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Plan Nord 2.0 Aims for Coherence

Photo by Reuters Former Quebec Premier Jean Charest unveiled the Plan Nord on May 9, 2011.

Toronto – Mining Weekly – When the Quebec government’s Plan Nord to develop the parts of the province located north of the 49th parallel was launched under Jean Charest’s Quebec Liberal Party in May 2011, it was heralded as a timely and necessary act in the mining industry’s favourable economic context at the time.

But a succession of political parties forming provincial governments and trying to sway the plan according to their ideologies, coupled with the sustained global collapse of key commodity prices had almost derailed the plan.

At the time, the government announced that Plan Nord would touch on energy development, mining, infrastructure, tourism and conservation in a sweeping set of projects that would receive $80-billion in public and private investment over the next 25 years, Quebec-based Fasken Martineau partner Jean Gagné told delegates attending the Prospectors & Developers Association of Canada’s (PDAC’s) yearly convention on Monday.

Plan Nord was also intended to generate $14-billion for provincial coffers and create an expected 20 000 jobs. Eleven new mining projects were foreseen during the next few years, which would generate $8.2-billion in investments and create 11 000 jobs during the construction phase alone.

At the time, many projects were already under development in Quebec including Goldcorp’s $2.1-billion Éléonore gold project, which was now close to completion, and Stornoway’s diamond project in the Otish Mountains, which was currently under construction.

However, Gagné noted that despite these prominent mines advancing, Plan Nord was struggling to find its place and structure.

To complicate things, in September 2013, a minority Parti Quebecois-led government was elected and it reengineered the Plan Nord. During this period, Parti Quebecois also attempted to amend the Mining Act and Mining Duties Act, which had been partially accomplished under the Liberal government.

Gagné explained that after the Liberal Party was re-elected in the spring of 2014, under the leadership of Philippe Couillard, the province had put renewed efforts into Plan Nord to revive the economic development strategy.

“The government has given important indications that it would grant funds to allow for projects to reach the advanced development stage. The government also set up the Société du Plan Nord to facilitate the coordination of all initiatives and interactions between [itself] and mining promoters. This is an important step,” he said.

However, the government had to deal with various challenges, including smaller development projects, which had difficulties in completing financing owing to persistent low commodity prices, access to and financing of adequate transportation infrastructures, the abandonment of certain major projects and social acceptability issues.

“Despite these challenges, Plan Nord has attracted interest from the international investment scene and should be a source of pride for all Quebecers; it constitutes a concerted effort on the part of the government, in collaboration with all stakeholders, to develop the natural resources industry in Quebec for the benefit of all Quebecers,” Gagné advised.

One of the most significant projects located in this vast and emergent region of the province was Goldcorp’s Éléonore, which was the first major mine development undertaken in tandem with the provincial government’s Plan Nord initiative.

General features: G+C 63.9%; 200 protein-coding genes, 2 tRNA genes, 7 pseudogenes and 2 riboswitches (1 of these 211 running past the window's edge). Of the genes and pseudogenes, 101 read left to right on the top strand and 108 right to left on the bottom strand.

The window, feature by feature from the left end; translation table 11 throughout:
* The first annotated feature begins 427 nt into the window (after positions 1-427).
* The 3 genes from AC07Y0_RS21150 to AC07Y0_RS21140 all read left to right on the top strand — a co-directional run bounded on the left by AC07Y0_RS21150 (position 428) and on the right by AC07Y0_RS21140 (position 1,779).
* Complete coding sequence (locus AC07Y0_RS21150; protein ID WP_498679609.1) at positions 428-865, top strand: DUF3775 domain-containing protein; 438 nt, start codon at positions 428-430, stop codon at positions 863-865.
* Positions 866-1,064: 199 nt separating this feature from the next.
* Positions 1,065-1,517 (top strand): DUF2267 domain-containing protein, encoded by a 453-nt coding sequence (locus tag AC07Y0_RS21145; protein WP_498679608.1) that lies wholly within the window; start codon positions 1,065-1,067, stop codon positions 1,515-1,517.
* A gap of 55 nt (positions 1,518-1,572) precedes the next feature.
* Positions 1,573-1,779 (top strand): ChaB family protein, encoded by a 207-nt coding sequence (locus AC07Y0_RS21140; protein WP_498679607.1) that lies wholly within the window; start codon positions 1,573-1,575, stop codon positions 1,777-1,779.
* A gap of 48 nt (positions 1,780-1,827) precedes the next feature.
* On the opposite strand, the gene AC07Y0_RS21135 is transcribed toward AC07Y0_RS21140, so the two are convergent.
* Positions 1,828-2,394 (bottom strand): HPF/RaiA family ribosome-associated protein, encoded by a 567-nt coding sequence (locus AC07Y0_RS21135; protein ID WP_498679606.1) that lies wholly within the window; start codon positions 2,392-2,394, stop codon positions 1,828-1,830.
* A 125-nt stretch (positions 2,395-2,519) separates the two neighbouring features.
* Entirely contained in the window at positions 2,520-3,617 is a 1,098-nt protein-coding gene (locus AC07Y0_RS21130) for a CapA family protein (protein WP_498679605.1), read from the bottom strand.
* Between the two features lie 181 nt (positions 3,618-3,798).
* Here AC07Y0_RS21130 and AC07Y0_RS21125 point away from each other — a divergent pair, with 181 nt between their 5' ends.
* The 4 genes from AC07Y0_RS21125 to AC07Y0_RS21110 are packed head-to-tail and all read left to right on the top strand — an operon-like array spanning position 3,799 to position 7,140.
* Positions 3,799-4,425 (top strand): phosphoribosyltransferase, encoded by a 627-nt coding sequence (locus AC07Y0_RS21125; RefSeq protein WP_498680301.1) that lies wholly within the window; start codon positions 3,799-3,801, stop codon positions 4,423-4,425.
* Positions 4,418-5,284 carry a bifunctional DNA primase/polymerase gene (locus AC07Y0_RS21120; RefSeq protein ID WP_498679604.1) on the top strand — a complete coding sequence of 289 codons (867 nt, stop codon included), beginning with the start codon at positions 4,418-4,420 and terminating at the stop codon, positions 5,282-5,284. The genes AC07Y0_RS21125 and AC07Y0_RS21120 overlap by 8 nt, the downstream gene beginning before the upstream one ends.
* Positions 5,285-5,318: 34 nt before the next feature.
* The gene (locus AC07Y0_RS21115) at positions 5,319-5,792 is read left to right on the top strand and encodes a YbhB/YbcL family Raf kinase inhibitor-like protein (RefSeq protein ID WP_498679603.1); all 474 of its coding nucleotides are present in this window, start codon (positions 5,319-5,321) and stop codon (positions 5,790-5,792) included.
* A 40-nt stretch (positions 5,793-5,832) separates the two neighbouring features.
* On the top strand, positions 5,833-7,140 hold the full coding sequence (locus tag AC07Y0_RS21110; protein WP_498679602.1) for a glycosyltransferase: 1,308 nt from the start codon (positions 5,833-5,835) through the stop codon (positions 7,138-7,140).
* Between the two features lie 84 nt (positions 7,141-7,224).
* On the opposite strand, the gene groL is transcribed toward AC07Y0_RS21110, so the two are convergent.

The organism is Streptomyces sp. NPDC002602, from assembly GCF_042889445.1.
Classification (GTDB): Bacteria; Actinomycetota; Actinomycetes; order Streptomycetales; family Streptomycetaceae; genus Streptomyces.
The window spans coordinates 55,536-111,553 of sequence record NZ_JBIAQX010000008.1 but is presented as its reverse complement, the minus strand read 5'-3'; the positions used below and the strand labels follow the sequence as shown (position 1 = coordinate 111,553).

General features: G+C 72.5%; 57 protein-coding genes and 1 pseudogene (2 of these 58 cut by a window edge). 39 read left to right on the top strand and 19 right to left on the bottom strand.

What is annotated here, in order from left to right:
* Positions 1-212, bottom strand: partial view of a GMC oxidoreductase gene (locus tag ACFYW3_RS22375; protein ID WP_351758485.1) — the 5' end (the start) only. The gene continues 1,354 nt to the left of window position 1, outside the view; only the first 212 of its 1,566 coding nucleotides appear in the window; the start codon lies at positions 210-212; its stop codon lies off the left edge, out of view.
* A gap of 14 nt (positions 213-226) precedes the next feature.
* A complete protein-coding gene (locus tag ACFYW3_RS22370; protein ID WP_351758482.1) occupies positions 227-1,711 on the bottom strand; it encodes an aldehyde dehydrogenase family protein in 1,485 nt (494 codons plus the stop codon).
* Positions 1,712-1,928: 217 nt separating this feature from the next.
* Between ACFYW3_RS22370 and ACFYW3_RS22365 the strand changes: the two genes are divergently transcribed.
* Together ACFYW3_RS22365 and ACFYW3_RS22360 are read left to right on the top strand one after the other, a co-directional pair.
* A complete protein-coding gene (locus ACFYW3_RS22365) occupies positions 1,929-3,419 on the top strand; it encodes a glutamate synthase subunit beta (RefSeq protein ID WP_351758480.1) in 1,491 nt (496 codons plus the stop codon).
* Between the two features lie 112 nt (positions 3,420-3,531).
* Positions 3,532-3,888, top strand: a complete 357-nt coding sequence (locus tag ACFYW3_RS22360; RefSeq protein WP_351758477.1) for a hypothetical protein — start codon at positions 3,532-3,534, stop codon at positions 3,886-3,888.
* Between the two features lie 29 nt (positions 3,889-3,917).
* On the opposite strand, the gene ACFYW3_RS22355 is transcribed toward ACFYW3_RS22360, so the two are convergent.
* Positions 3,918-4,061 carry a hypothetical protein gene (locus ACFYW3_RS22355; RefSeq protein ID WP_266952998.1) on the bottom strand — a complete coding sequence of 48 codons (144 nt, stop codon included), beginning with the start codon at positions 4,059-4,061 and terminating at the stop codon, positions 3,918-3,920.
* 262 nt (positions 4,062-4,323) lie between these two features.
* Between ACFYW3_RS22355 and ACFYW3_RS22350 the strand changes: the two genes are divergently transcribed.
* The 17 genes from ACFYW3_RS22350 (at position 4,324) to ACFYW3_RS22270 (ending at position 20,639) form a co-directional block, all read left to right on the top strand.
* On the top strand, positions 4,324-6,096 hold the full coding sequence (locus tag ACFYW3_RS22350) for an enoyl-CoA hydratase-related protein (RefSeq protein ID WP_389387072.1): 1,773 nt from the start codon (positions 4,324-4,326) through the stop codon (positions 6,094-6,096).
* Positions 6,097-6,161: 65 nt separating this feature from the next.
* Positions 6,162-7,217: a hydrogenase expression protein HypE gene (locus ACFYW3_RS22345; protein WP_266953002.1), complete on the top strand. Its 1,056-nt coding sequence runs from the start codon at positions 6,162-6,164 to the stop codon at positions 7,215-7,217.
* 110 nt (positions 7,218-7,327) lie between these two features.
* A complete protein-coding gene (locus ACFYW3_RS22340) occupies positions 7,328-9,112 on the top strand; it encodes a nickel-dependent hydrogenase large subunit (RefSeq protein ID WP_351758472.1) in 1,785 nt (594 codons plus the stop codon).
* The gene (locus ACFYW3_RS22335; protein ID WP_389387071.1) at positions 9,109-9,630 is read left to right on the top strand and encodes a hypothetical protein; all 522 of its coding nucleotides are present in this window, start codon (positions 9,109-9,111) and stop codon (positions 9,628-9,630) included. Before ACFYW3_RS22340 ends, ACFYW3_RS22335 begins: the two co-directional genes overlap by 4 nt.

Executive VP for corporate affairs and sustainability Brent Bergeron told the PDAC audience that the project, located in the James Bay region of Northern Quebec, was one of the 11 mining projects identified inside the 1.2-million square kilometre area covered by Plan Nord, noting that after a four-year development phase, Éléonore achieved first gold production in October last year.

Within the geographical area of Plan Nord, Goldcorp had invested about $1.8-billion in the development of the mine and part of the infrastructure around the project, including the construction of a 70 km all-weather road that connected the mine site to a road belonging to government-owned public utility Hydro Quebec, which terminated at a dam on the Opinaca reservoir. In cooperation with Hydro Quebec, Goldcorp had also erected a 120 kV power line next to the road.

Goldcorp had also forged a strong partnership with the Cree Nation of Wemindji, the grand council of the Crees of Eeyou Istchee, the Cree national government, as well as with suppliers and contractors from this region of Quebec.

“We are proud of being the first mining company in Quebec’s Plan Nord and plan to continue with our vision of ‘Together, Creating Sustainable Value’ in the region in the years to come,” Bergeron stated.

During the project‘s development stage, 2 000 jobs were created in Quebec and about 900 of these were expected to be maintained as the company moved towards full production.

He stressed that Goldcorp’s infrastructure development in the region were there to stay for the benefit of the local communities, while also potentially spurring increased exploration and new mine development in the region.

Read full article: Five years on, Quebec’s Plan Nord 2.0 aims for coherence in low-price environment

Insight by Garry O’Donnell:

This is very good news for the mining industry in Canada and in particular for Quebec. It is always encouraging when a government is interested in supporting and getting involved in large projects such as the Quebec’s Plan Nord.

SNF  Canada has been active in this area, we were fortunate to obtain the supply of equipment and polymer for the Eleonore project, we are excited about the future development in this area.

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